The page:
“(I’m skeptical as to whether you could order such a hit without having, say, at least half-a-dozen people knowing. And that’s a ton of potentially loose lips.)”

    Definitely — and if you didn’t involve any underlings, I don’t imagine most CEO’s would have the cultural connections to find contract killers — they would seem very narc-esque if you started asked around.

    “Contrary to what Hollywood says, I just don’t think there’s this huge pool of cover super-assassins working in the private sector. ”

    Stop wrecking my dreams!

  • Jonathan Witmer-Rich

    Yeah, cases where the hitman is actually an FBI agent have to be factored out entirely, b/c those are not examples of a market transaction that balance the risk/reward of doing a hit. It’s not a “lower-class” market; it’s no market at all. The FBI agent is only interested in getting an agreement that can then be prosecuted.

    For example, I’m defending a case where the FBI agent agreed to do the hit in exchange for $100 in gas money. That was just enough to convict (we’ll see if the court of appeals agrees), but it says nothing about the market price for a real hit.

  • Brendan I. Koerner

    @Jonathan: Thanks for the insider comment.

    This is the big challenge in my preliminary research–weeding out the cases in which an undercover was involved in the transaction. Based on my early go-through of the FBI releases, I’d say such cases account for 75 percent of federal murder-for-hire prosecutions.

    There have also been a few total outliers, like the $300k job mentioned above, as well as some hits in which the triggerman was obviously just doing it for drug money (and thus settled for under $1,000).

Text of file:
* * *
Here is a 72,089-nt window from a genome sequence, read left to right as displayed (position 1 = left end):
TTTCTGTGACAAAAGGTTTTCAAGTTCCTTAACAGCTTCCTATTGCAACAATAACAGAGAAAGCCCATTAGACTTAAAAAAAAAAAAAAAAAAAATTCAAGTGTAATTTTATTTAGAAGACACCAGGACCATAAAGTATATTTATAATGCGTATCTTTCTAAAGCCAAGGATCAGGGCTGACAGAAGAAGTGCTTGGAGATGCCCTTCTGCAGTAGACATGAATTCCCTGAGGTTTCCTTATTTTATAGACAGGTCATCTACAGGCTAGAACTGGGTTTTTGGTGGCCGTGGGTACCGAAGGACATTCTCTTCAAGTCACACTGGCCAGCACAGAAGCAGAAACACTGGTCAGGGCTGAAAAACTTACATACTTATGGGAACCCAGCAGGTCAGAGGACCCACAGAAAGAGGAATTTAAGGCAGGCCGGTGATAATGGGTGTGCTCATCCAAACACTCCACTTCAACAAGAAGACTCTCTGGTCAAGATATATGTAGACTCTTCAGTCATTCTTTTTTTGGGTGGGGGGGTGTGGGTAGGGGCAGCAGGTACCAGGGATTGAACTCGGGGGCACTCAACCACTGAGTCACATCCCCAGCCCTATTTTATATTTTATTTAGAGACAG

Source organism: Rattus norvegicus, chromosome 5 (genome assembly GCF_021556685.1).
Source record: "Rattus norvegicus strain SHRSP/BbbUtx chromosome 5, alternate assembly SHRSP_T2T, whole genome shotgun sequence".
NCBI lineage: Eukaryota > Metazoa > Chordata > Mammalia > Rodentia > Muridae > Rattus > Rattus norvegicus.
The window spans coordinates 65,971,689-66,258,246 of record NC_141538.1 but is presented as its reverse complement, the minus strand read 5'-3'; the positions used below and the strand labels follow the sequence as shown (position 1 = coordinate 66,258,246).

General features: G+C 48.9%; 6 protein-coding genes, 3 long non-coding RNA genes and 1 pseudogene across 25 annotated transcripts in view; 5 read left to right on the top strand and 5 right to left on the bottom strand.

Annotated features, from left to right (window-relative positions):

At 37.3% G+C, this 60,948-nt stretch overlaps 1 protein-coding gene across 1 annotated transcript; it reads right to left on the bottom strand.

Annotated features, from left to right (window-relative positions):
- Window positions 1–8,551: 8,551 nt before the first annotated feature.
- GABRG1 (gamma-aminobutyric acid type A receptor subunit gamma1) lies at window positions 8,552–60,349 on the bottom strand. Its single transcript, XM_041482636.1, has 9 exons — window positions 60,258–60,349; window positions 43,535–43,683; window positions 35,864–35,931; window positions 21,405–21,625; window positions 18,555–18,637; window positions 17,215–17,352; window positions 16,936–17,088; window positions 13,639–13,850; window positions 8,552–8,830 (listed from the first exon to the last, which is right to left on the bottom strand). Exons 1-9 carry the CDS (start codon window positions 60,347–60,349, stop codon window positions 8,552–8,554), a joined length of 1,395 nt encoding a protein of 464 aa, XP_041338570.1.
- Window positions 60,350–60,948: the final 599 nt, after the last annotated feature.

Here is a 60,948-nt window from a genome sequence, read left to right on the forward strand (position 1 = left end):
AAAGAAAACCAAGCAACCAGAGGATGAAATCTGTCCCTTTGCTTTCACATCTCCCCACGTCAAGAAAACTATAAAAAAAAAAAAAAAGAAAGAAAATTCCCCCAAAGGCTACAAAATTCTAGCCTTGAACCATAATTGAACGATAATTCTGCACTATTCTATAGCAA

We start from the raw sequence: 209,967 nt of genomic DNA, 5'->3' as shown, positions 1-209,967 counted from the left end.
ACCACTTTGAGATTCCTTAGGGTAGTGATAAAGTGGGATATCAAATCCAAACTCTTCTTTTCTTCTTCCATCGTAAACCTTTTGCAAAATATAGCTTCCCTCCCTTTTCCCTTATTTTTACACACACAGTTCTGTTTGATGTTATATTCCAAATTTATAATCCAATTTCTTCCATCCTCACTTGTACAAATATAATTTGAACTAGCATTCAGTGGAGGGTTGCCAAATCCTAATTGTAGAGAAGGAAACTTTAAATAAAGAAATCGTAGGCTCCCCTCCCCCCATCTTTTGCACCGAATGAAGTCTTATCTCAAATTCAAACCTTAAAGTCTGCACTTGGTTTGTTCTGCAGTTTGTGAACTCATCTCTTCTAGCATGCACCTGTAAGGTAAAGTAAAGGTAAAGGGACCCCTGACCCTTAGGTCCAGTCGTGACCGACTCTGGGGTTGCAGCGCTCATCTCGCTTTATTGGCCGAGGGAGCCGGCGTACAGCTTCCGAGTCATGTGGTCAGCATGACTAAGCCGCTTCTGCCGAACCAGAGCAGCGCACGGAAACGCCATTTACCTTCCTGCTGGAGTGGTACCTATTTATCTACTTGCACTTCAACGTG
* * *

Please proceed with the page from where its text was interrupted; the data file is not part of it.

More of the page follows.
Getting those out of the way, though, I’ve been surprised at some of the consistency in the fees. I’ll be posting more about this later in the week–hope you keep reading.

  • Jonathan Witmer-Rich

    Yeah, I would think a very high percentage of murder-for-hire (esp. federal) prosecutions involve an FBI agent as “hitman.” Those cases are easy to indict b/c they tend to be very easy to prove — all of the communications with the “hitman” are recorded/videotaped.

    In contrast, even when a captured killer confesses to cops that he is actually a hitman and tries to rat out the guy who hired him, good evidence — beyond the word of a murderer trying to catch a break — can be much harder to come by.

    The same is true in internet child sex cases, where some dude tries to hook up with a mom pimping her 5-year-old daughter on the web. As it turns out, there are not that many moms on the web looking to find some dude to have sex with her and her young, young daughter. Those moms are almost invariably FBI agents.